Comptroller of the Currency John Dugan warned Monday of the risks of reverse mortgages, which he compared to the dangers of subprime mortgages.
At a speech before an American Bankers Association conference in Orlando, Dugan said the risks of reverse mortgages call for increased regulation.
"While reverse mortgages can provide real benefits, they also have some of the same characteristics as the riskiest types of subprime mortgages — and that should set off alarm bells," Dugan said. "I believe that now is the time to get out in front of this issue, before real problems develop, so that reverse mortgage providers make these loans in a way that is prudent for both lenders and borrowers."
Because reverse mortgages are attractive to elderly borrowers, they are prone to coercive sales, misleading marketing claims and substantial fees overlooked by the borrower, Dugan said.
Reverse mortgages are subject to Truth-in-Lending Act and other consumer credit laws, but not all protections in the truth-in-lending law apply to reverse mortgages. In particular, the required escrow for taxes and insurance for higher-priced mortgages does not apply to reverse mortgages. Dugan said that should change.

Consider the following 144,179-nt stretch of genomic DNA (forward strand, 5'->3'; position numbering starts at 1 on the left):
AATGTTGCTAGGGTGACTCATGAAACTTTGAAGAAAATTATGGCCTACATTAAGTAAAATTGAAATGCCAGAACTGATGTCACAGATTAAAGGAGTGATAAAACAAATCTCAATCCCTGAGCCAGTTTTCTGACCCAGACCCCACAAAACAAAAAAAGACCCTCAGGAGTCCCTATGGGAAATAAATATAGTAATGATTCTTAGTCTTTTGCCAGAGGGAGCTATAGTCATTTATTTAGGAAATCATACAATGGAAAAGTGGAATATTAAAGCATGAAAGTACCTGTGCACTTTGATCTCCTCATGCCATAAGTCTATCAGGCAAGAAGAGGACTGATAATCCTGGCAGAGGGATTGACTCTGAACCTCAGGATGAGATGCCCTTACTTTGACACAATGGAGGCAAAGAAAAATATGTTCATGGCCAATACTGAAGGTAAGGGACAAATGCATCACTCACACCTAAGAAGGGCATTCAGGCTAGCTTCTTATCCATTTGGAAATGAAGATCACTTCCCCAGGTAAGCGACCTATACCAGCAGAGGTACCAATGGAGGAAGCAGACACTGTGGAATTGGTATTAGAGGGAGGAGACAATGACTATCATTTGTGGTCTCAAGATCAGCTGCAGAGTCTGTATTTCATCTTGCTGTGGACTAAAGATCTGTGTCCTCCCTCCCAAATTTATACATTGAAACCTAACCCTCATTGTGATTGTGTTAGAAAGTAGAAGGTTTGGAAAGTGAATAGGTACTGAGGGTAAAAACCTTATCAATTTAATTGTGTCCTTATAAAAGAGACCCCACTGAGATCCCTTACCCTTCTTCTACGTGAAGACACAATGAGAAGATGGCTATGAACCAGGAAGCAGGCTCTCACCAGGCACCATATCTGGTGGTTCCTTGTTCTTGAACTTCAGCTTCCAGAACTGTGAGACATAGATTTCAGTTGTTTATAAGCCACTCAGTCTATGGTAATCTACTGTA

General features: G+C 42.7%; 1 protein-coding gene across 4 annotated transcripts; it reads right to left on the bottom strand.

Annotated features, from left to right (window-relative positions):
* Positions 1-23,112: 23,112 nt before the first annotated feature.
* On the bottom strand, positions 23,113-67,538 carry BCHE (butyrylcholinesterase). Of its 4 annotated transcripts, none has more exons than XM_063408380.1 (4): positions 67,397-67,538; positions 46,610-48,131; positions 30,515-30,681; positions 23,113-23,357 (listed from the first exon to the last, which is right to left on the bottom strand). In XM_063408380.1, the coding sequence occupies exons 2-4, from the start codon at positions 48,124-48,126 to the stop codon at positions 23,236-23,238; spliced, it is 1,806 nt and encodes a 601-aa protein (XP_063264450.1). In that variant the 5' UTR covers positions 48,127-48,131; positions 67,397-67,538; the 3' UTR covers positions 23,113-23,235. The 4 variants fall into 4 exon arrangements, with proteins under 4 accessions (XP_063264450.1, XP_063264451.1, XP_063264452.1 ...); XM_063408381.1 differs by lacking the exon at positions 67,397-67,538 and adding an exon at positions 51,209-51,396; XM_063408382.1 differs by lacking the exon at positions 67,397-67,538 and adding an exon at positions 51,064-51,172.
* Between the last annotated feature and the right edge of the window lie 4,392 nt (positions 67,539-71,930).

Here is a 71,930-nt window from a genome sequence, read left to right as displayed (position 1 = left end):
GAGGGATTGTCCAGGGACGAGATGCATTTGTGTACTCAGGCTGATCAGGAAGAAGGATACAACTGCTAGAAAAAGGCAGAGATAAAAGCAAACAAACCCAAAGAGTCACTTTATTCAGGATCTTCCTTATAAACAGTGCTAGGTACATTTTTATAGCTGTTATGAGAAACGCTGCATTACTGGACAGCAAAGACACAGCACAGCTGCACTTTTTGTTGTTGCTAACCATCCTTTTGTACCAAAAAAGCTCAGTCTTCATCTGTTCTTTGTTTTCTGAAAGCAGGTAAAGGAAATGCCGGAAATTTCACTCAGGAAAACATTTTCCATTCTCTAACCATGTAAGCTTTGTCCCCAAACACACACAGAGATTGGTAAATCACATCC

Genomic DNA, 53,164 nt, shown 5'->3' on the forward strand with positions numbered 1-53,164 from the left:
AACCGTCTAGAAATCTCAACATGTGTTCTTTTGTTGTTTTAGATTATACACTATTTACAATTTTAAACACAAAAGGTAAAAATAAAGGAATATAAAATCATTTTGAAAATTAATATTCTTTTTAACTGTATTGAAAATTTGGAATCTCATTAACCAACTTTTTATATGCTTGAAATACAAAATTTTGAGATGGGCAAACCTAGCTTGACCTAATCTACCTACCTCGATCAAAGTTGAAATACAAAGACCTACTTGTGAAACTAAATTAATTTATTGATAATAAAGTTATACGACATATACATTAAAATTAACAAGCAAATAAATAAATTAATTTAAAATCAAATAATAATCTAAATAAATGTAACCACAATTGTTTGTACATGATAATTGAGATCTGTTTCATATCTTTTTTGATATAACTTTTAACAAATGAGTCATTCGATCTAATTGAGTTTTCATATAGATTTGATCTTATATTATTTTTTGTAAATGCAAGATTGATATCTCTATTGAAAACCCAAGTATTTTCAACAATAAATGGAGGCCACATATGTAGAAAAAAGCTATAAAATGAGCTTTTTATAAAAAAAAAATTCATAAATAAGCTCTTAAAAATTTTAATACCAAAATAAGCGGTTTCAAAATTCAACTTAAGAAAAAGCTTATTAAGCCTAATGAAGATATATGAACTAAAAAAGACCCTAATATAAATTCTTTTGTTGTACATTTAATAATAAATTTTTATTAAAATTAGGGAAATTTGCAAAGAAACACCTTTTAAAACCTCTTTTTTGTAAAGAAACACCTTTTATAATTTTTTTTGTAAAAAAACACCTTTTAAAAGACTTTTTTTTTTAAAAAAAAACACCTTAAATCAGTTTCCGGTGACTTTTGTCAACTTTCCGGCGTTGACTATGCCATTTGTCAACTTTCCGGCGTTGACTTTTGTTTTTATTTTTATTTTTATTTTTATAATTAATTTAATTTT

"We can debate the merits — and need for — escrows in connection with reverse mortgages, but my starting point is that they seem to make good sense from both the consumer's and the lender's perspective because of the significant home-loss risk that flows from nonpayment of taxes and insurance," Dugan said. "It would be a major step forward for" the Department of Housing and Urban Development "to issue guidelines or requirements addressing the escrow issue for" home equity conversion mortgages, "and I would like to begin a dialogue with them on the issue."
The comptroller also called for better counseling for the mortgages and limiting the amount of credit available to be drawn down.